As choice grows, great content discovery makes choosing easy

Having said that we need to give consumers choice in the WAY they watch, we also need to help them deal with too much choice over WHAT they watch. As the range of channels (both linear and FAST) grows, so too does the volume of catch-up content. Add to that AVOD and SVOD libraries and you’ve got a giant search and discovery nightmare. An increasing number of today’s consumers are used to a TikTok-style content discovery experience where clips are short and you’re presented with the content you’re interested in as if by magic thanks to their algorithms. Viewers may keep turning to Pay TV for live sports and long-form content, but if operators can’t also present them with the short-form content they love, they’ll be off to rivals like YouTube and TikTok faster than you can say “snackable content”.

So what is to be done? Today, too many video services still have terrible search functionality that’s based on basic keywords and frequently returns zero results. But intelligent search and recommendation algorithms, which both make it truly easy for viewers to find your content, require understanding of content: detailed, fine-grained and descriptive metadata. Highlighting the content segments that are normally buried behind bland EPG descriptions, especially for live, unscripted content will help to power topic-based searches and populate thematic carousels. Here in the Netherlands, NLZIET has been doing this to great effect with our Topic Distillery solution. We see the positive impact on content discovery and playback, helping viewers have a better overview of content with chapters and chapter titles and quickly jump to the parts they’d like to see, and thus increasing engagement.

What about Generative AI?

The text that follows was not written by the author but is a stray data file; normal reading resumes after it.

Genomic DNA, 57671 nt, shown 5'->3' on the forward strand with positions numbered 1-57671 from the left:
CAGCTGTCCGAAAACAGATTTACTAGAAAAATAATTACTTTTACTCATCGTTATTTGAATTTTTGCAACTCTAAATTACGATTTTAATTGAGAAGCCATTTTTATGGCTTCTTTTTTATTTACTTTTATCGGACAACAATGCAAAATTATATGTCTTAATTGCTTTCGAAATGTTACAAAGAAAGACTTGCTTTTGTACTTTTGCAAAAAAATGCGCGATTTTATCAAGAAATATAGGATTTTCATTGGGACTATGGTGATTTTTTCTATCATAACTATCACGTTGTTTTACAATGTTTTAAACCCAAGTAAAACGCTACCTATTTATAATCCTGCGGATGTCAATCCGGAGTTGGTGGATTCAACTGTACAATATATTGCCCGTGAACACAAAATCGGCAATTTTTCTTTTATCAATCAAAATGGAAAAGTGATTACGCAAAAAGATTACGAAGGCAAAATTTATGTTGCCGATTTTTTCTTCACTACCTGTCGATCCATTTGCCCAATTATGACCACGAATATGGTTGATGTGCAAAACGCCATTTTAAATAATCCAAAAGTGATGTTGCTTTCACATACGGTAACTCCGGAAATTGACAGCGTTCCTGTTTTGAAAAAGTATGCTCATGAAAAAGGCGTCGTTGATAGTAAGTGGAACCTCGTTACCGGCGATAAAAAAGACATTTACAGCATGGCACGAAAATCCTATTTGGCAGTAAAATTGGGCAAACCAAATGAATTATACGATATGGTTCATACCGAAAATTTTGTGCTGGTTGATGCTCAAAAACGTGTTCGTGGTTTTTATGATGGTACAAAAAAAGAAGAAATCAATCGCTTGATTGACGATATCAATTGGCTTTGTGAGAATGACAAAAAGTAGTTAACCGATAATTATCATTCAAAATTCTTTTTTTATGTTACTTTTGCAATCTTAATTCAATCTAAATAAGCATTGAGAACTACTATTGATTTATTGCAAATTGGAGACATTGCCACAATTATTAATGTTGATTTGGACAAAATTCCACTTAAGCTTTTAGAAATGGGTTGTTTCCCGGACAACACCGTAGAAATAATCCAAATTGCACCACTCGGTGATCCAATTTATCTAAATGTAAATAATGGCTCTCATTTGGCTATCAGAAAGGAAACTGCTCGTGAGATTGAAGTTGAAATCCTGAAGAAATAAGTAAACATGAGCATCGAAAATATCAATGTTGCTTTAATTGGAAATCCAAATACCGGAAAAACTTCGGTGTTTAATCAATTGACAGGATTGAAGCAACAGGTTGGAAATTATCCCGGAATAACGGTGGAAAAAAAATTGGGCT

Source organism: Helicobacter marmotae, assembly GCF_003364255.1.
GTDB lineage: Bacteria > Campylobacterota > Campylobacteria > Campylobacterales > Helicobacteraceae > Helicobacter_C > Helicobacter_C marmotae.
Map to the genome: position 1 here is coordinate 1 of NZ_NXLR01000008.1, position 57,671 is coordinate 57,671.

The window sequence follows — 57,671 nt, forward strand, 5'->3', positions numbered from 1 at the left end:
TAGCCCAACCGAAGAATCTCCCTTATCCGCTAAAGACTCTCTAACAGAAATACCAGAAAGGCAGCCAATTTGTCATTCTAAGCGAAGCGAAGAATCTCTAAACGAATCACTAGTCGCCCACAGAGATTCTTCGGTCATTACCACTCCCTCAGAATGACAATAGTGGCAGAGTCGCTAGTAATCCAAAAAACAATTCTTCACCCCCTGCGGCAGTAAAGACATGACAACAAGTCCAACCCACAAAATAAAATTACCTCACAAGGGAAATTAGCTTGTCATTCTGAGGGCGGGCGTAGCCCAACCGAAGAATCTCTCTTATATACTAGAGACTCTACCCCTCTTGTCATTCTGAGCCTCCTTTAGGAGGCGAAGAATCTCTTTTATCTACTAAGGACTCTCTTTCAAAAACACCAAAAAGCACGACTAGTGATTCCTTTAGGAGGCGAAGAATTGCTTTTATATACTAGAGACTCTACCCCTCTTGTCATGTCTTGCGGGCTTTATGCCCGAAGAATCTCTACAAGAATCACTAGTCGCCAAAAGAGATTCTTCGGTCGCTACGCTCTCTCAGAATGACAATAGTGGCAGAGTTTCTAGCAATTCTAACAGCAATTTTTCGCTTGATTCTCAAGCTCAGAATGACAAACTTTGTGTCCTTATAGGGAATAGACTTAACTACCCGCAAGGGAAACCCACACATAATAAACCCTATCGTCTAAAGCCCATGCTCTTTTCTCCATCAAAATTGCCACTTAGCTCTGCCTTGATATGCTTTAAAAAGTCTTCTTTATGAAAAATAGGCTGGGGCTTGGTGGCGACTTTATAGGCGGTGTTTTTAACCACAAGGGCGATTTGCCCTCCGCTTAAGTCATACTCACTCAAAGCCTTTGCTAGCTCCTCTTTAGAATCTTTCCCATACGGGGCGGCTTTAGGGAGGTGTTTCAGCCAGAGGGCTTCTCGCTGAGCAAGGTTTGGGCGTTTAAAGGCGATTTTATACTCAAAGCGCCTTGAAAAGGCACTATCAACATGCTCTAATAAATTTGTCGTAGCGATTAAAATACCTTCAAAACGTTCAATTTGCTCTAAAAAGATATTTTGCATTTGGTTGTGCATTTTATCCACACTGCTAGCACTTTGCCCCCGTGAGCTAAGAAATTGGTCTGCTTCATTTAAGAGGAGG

2023 was the year when it seemed everyone in the world woke up to the concept of Generative AI and its potential in a vast range of use cases. 2024 is the year when companies have to show the real benefits of this technology. We’ve been working with GenAI tools for a number of years so we’re already able to see the huge impact it can have on content discovery.

Our Topic Distillery solution mentioned above uses GenAI to generate a synopsis and chapter titles for the live and unscripted content of customers like NLZIET. When you combine it with Large Language Models (LLMs) for user query interpretation and our semantic search capabilities, things start to get really interesting. So, where previously a search for “Max Verstappen” might have returned only one program result that featured his name in the 150-character EPG description, now we can easily surface every piece of content where the Formula 1 driver is even mentioned: from post-race interviews and news clips to a round-table discussion about the last race on a late-night sports show. Matching this AI-generated metadata to Media Distillery’s accurate time markers and surfacing them via API to the operator’s user interface means viewers can quickly jump to the parts of the show that are most relevant to them.

By using a variety of (AI-based) content analysis modules, we make sure viewers can discover more and more relevant results. We’re returning content based on what we see inside it, which is more detailed and more relevant than just recommending content based on the EPG descriptions, which typically lack detail on live programming.

In a recent pilot with a large operator, we saw that this led to a huge boost in content discovery. Viewers indicated that they’d found relevant content they didn’t know was on the platform, often in channels and on programs they weren’t normally viewing.

This application of Generative AI is particularly successful when you’re working with really large collections of content, such as a Pay TV operator’s bundle of many TV channels that expand the library by hundreds of hours of new shows every day, and are now augmented by content from the likes of Netflix and Disney+, offering a lot of value to the consumer with a user experience that was not possible before.

Want to know more?

If you’d like to know more about how to Navigate the AI Hype in the Media Industry, Download our e-guide. And if you’d like a demonstration of how these technologies and trends can be implemented in your business, book a meeting with our experts.

March 26, 2024